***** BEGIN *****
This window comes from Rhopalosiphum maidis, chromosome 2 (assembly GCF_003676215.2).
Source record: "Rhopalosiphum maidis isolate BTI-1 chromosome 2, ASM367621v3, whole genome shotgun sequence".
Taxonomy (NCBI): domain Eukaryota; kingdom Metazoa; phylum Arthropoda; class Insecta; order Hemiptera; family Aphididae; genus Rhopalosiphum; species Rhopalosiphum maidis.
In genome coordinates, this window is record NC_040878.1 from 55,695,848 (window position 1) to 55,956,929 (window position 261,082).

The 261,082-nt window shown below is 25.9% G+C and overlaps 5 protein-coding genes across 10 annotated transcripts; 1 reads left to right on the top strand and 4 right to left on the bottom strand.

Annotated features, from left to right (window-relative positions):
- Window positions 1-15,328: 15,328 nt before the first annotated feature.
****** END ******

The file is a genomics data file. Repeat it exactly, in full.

This window comes from Rhopalosiphum maidis, chromosome 2 (assembly GCF_003676215.2).
Source record: "Rhopalosiphum maidis isolate BTI-1 chromosome 2, ASM367621v3, whole genome shotgun sequence".
Taxonomy (NCBI): domain Eukaryota; kingdom Metazoa; phylum Arthropoda; class Insecta; order Hemiptera; family Aphididae; genus Rhopalosiphum; species Rhopalosiphum maidis.
In genome coordinates, this window is record NC_040878.1 from 55,695,848 (window position 1) to 55,956,929 (window position 261,082).

The 261,082-nt window shown below is 25.9% G+C and overlaps 5 protein-coding genes across 10 annotated transcripts; 1 reads left to right on the top strand and 4 right to left on the bottom strand.

Annotated features, from left to right (window-relative positions):
- Window positions 1-15,328: 15,328 nt before the first annotated feature.